Fracking chemical clarity is requested
First responders, EMAs petition EPA for transparency
ST. CLAIRSVILLE — A policy group has partnered with emergency management agencies across 21 states, including Ohio, to petition the U.S. Environmental Protection Agency to disclose the identities of chemicals used by oil and gas drilling companies in the hydraulic fracturing process.
The policy group, The Partnership for Policy Integrity, was formed “to promote sound energy policy and to help citizens enact science-based policies that protect air quality, ecosystems and the climate. Our current work focuses on biomass energy, oil and natural gas drilling and hydraulic fracturing,” said Dusty Horwitt, J.D., senior counsel for the group.
Horwitt said in a release that the state of Ohio and the federal government often prevent citizens, even first responders, from knowing what chemicals are used in drilling operations because they deem their extracting process as “confidential business information.”
In a letter dated Nov. 15 and sent to U.S. EPA Director Scott Pruitt, the group, along with more than 100 first responders, health professionals and scientists from 21 states and the District of Columbia, requested thatthe EPA disclose the identities of 41 chemicals that EPA regulators reviewed between 2003 and 2014, under a program created by the Toxic Substances Control Act to ensure that new chemicals are safe before they are used commercially.
“The regulators identified health concerns about each of the new chemicals ranging from lung irritation to developmental toxicity to neurotoxicity, yet allowed each of them to be used in oil and gas wells.
“In at least 30 of the 41 cases, EPA allowed the chemicals to be commercially produced without receiving health testing data from the manufacturers or requesting such data — as EPA has authority to do under the law,” Horwitt stated.
The PFPI claims evidence has shown that the 41 chemicals were likely used for hydraulic fracturing, and that chemical manufacturers have declared confidential some or all of the chemicals’ identifying information, as permitted by the TSCA.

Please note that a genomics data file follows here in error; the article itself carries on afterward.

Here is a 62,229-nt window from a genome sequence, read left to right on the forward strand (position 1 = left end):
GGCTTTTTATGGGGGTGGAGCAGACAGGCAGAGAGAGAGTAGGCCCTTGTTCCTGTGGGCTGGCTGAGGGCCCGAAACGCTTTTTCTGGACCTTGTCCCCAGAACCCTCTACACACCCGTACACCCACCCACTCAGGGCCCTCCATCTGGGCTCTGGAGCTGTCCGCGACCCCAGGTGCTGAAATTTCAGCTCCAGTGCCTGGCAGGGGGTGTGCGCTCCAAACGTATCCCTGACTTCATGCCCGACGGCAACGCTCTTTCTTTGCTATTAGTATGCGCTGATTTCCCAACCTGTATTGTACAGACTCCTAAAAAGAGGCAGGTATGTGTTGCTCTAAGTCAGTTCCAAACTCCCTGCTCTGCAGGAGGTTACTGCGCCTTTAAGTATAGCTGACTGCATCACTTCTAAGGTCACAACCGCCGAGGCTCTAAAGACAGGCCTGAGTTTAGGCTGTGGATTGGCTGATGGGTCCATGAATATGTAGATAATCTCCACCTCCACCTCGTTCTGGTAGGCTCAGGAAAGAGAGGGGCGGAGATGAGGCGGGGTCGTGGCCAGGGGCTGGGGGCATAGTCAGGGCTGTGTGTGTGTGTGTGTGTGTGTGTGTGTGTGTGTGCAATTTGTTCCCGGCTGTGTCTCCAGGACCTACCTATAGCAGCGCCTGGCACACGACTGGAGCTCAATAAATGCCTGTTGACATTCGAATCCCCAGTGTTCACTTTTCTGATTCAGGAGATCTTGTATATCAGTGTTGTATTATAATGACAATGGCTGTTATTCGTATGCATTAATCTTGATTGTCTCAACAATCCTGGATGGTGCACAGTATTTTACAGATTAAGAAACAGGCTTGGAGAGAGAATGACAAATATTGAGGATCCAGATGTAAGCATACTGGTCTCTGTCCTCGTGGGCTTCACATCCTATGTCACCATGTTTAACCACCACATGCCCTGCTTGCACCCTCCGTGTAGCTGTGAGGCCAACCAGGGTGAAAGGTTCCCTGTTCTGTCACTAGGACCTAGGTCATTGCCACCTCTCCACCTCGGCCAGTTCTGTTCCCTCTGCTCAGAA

“President Trump frequently talks about how important first responders are to protecting the public,” said Silverio Caggiano, battalion chief with the Youngstown Fire Department and deputy chief with the Mahoning County Hazardous Materials Response Agency in Mahoning County, Ohio. “Here’s something his EPA can do to protect first responders and citizens: disclose these chemical identities so that we know what kind of risks we’re likely to encounter in the event of a spill or
Belmont County EMA Director Dave Ivan also is concerned about the unknown aspects of hazardous materials that first responders may encounter. According to Ivan, any fixed facility that uses chemicals must fill out a “Tier 2” chemical inventory report. The report is due each year by March 15 and must detail what the facility used in the previous calendar year. He also noted that many times the oil and gas industry uses outside groups that come in to do the initial fracking of the well and are only here for 30 to 60 days, and are not subject to the same regulations as the fixed facility.
“That is our biggest problem. We know they are using what may be hazardous chemicals but are not required to report it because they are only here for a short amount of time,” Ivan said. “We have talked to them in the past about getting the information before they use the chemicals so we can be prepared. In their Material Safety Data Sheets, drillers have to post whatever chemicals they have on site at the time, but they don’t need to report to EMA before they do what they are going to do. The world of hazmat in general is the great unknown. We never know what people are hauling over our roads, we just try to do our best with the information we have. Most of the time we have to shoot from the hip, but if would make life so much easier if we could know in advance what we are dealing with.”
Horwitt says he finds it “unsettling” that the EPA has identified health concerns for chemicals involved in the hydraulic fracturing process and still allows them to be used with no way for the public to find them.
“By disclosing the chemicals’ identities, EPA will help fulfill its obligation to protect public health,” Horwitt stated.